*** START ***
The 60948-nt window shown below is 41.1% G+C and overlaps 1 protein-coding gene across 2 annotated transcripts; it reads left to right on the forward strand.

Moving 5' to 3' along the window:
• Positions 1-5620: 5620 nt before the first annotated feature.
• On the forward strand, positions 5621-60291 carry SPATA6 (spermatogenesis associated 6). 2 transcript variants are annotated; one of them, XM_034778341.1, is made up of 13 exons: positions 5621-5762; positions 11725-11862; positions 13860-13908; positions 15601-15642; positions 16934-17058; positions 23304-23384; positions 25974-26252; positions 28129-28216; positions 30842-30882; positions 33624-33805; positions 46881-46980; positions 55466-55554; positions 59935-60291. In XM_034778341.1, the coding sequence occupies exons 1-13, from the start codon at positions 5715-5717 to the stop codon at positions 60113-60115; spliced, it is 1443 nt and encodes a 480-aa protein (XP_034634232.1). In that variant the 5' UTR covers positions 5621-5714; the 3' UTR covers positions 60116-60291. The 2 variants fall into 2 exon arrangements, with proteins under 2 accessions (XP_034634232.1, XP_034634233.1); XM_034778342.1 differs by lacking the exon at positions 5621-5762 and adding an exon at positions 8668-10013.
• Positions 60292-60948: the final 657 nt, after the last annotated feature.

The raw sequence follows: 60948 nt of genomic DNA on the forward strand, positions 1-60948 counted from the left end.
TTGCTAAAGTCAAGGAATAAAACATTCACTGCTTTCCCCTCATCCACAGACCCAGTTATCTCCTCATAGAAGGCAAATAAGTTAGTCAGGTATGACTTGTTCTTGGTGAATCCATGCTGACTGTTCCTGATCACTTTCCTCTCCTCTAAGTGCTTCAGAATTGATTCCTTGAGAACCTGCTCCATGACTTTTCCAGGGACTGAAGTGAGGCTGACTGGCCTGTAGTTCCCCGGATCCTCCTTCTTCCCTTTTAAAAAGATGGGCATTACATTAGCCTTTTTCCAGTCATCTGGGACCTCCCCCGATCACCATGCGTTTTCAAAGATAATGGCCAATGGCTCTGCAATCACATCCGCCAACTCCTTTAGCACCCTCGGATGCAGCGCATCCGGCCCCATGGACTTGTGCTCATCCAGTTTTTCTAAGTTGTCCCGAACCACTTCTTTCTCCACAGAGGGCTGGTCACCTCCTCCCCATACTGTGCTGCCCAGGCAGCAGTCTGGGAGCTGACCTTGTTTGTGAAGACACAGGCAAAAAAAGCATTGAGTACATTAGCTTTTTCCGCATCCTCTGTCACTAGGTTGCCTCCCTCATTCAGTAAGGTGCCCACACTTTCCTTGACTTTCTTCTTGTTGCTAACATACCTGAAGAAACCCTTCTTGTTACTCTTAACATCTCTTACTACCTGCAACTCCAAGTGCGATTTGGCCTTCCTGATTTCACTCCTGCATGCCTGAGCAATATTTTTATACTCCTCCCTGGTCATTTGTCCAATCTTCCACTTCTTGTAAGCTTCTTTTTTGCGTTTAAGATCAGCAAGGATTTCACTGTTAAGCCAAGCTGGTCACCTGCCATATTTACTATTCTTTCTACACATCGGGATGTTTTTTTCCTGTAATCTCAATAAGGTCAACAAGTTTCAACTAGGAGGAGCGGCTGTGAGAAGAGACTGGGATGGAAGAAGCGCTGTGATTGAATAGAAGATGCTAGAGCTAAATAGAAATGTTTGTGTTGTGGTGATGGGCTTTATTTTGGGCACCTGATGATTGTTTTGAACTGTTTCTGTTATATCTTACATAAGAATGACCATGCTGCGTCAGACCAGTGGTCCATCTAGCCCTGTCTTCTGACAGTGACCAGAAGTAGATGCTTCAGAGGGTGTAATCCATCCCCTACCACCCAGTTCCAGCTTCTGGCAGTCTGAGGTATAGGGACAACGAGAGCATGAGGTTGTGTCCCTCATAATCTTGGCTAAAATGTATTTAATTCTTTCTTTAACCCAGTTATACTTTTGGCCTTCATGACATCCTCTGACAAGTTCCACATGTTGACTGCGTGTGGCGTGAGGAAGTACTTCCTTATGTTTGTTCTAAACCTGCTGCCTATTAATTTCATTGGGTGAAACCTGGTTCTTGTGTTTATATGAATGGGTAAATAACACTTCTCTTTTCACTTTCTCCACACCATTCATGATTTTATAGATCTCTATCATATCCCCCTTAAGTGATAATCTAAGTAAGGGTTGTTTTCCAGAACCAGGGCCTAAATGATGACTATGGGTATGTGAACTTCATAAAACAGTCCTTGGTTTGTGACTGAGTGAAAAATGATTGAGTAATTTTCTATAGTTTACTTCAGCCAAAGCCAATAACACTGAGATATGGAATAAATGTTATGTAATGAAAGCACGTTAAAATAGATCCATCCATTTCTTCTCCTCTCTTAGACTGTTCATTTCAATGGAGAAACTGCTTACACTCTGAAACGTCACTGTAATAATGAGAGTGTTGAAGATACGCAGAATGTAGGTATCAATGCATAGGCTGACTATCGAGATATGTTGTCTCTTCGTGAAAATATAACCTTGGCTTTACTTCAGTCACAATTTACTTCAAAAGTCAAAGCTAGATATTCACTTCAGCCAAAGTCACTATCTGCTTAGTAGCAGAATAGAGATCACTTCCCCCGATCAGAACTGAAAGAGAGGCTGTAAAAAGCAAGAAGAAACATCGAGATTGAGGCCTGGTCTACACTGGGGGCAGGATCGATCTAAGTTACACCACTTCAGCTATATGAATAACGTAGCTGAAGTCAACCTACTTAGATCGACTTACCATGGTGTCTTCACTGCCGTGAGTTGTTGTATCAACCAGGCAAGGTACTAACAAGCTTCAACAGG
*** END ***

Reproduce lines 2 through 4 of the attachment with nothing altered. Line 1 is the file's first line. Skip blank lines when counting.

Moving 5' to 3' along the window:
• Positions 1-5620: 5620 nt before the first annotated feature.
• On the forward strand, positions 5621-60291 carry SPATA6 (spermatogenesis associated 6). 2 transcript variants are annotated; one of them, XM_034778341.1, is made up of 13 exons: positions 5621-5762; positions 11725-11862; positions 13860-13908; positions 15601-15642; positions 16934-17058; positions 23304-23384; positions 25974-26252; positions 28129-28216; positions 30842-30882; positions 33624-33805; positions 46881-46980; positions 55466-55554; positions 59935-60291. In XM_034778341.1, the coding sequence occupies exons 1-13, from the start codon at positions 5715-5717 to the stop codon at positions 60113-60115; spliced, it is 1443 nt and encodes a 480-aa protein (XP_034634232.1). In that variant the 5' UTR covers positions 5621-5714; the 3' UTR covers positions 60116-60291. The 2 variants fall into 2 exon arrangements, with proteins under 2 accessions (XP_034634232.1, XP_034634233.1); XM_034778342.1 differs by lacking the exon at positions 5621-5762 and adding an exon at positions 8668-10013.